• mcp avatar

    By - visited on 23 November 2012

Who can resist a lake full of huge, blue ice cubes? Certainly not us. Whilst researching the Iceland road trip agenda, one attraction that features prominently is Jokulsarlon glacial lagoon. From photos on the web, it was difficult to gauge how best to experience it. There are companies offering sightseeing tours on large boats, and others offering trips on small rigid inflatables (RIBs). Out of the two, we always favour the option which has the least amount of tourists and the best ability to get up close and personal, so the RIB was always going to win our vote.

We contacted icelagoon.com the day before our arrival to enquire about availability, and in mid-November, we weren't concerned about it being fully booked as every other attraction beforehand had been very quiet. Their reply set the alarm bells going ... "Sorry, we're closed for the season, the lagoon is almost frozen over" ... {cough, whimper}. What did that mean? Had I completely screwed up on the road trip planning? They advised that another company might be operating their amphibious boat trips, but to call on the day of visit.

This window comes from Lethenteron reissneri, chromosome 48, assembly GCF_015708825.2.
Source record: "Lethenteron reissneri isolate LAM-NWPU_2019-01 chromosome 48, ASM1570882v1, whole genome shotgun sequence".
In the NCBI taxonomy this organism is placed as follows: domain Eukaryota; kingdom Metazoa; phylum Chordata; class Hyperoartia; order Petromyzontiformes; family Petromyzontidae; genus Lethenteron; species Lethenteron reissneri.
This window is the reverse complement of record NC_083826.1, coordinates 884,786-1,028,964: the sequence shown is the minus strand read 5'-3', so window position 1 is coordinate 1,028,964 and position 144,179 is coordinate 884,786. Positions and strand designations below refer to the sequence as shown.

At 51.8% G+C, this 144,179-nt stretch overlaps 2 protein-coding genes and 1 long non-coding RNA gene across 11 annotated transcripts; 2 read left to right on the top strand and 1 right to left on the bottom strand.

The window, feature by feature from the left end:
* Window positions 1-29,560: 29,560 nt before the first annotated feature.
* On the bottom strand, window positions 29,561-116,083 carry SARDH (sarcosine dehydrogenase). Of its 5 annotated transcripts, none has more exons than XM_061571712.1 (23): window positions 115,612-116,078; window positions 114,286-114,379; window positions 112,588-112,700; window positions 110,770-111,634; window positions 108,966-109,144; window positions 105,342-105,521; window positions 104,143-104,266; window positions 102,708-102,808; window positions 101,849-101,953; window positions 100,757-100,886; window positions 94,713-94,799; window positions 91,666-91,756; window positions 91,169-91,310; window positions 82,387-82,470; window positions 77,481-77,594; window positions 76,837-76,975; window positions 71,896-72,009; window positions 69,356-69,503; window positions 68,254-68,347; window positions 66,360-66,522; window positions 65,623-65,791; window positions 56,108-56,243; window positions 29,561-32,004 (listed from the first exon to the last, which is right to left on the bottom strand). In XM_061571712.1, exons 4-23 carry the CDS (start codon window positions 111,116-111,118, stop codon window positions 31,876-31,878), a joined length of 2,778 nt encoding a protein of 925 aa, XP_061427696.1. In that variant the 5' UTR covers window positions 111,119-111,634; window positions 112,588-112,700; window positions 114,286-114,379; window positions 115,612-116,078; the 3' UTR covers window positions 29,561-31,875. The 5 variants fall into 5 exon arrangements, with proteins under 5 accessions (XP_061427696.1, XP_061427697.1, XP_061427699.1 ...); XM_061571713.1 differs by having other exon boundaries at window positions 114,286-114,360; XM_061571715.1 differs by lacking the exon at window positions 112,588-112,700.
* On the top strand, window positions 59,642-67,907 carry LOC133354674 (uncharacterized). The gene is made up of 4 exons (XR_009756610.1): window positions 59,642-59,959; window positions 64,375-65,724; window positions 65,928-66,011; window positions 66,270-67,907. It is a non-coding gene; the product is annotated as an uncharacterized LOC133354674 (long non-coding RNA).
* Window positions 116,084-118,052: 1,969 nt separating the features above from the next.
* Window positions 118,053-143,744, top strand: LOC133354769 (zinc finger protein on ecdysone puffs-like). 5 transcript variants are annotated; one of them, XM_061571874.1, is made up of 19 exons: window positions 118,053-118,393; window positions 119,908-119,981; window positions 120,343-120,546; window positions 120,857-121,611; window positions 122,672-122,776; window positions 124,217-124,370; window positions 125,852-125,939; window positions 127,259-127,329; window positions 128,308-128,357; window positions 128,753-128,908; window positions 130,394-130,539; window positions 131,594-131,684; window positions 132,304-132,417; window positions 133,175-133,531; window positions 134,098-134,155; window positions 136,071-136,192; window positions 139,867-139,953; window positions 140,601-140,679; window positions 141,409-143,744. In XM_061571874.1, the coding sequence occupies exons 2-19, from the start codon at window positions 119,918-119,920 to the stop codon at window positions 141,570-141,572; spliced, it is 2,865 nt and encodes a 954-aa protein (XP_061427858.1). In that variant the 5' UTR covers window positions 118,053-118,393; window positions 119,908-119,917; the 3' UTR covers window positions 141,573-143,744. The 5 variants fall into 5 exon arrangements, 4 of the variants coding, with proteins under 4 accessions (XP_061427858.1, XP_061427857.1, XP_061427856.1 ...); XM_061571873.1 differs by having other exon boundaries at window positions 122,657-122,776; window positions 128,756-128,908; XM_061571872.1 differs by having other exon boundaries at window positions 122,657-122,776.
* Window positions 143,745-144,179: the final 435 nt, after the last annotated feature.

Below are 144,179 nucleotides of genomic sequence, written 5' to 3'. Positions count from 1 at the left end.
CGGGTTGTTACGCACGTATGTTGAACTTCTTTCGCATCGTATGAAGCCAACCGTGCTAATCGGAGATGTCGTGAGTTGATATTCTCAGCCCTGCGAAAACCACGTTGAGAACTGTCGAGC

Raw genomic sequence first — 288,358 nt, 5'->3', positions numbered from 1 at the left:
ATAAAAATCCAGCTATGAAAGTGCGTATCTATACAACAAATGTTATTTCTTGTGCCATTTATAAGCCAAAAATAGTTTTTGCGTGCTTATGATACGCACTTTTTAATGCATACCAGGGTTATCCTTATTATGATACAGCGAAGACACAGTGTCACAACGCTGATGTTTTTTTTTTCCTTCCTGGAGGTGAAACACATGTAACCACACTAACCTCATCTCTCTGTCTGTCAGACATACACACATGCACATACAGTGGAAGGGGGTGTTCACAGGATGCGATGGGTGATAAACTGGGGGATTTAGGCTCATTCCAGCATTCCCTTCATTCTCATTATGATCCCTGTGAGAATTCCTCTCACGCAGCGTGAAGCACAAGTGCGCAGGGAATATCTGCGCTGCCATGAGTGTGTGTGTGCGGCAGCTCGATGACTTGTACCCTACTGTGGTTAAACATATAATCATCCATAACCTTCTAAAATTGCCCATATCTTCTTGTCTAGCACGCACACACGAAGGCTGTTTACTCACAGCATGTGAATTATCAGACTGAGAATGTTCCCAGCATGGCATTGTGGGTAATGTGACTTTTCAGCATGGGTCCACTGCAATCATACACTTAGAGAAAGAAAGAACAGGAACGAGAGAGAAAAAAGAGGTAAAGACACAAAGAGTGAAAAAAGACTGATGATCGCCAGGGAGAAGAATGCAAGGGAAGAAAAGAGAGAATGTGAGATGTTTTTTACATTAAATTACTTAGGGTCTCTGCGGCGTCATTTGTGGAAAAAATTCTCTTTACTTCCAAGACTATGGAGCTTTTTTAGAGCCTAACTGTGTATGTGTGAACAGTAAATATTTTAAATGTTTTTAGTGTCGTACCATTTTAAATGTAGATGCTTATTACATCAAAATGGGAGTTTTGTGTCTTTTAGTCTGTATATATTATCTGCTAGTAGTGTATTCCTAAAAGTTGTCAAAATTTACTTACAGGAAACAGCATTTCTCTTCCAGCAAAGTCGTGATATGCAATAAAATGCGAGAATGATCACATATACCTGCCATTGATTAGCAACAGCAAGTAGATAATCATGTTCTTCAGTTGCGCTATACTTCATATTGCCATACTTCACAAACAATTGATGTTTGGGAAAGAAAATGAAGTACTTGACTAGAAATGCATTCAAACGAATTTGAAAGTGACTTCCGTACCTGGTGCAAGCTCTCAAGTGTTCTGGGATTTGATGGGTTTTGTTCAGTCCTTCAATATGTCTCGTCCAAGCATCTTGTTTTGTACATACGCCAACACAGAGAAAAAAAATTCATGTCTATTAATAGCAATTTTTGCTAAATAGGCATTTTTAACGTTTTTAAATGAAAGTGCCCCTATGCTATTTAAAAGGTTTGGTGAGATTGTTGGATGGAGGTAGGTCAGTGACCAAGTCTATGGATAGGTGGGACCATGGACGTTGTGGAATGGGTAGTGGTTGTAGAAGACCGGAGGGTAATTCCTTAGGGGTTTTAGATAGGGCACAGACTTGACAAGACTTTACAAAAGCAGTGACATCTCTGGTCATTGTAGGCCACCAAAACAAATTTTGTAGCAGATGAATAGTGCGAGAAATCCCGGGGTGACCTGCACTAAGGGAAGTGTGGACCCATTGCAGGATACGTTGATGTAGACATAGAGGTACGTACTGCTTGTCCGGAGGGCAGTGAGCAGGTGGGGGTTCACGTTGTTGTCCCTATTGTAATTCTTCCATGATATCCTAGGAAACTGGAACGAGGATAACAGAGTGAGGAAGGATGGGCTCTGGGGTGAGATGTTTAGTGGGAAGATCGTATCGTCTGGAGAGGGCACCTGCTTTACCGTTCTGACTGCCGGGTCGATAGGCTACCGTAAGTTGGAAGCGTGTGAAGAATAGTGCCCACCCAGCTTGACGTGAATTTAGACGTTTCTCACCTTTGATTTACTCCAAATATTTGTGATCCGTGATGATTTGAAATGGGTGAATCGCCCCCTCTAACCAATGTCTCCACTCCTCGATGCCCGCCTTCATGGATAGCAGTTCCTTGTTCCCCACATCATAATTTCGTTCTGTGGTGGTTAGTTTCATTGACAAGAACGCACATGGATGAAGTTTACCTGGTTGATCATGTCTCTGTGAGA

The day before our Jokulsarlon day trip we made an impromptu turn off Route 1 to see the neighbouring Fjallsjokull glacier lagoon. Despite bad weather, it was very impressive and there were some beautiful cracked ice shards bunched up on the shoreline (see the first photo below). This was a small taste of the more impressive sights to come.

As you near Jokulsarlon on Route 1, you see a line of glacial moraines piled up, shielding views of the lagoon. These end just before the bridge which crosses the lagoon's exit into the Atlantic Ocean and it's at this point that you get your first views of the blue floating icebergs. Spectacular! Possibly enough to crash the car, so the driver needs to stay composed until they navigate safely into the car park. There's a small gift shop / cafe, but not much else. The amphibious boat was loitering, wondering whether to go out. We scanned the lagoon and quickly decided that most of the icebergs were bunched up along the western shoreline. Clearly in early winter the ice does not melt quickly so there was much more to see from the shore than, say, visiting during summertime. We donned our waterproofs and backpacks and hiked our way around the shoreline with the hope that we could make it to the glacier and back. The photos below tell the rest of the story.

A must-see if visiting Iceland for more than a short break. It was one of the highlights of our two week Iceland trip.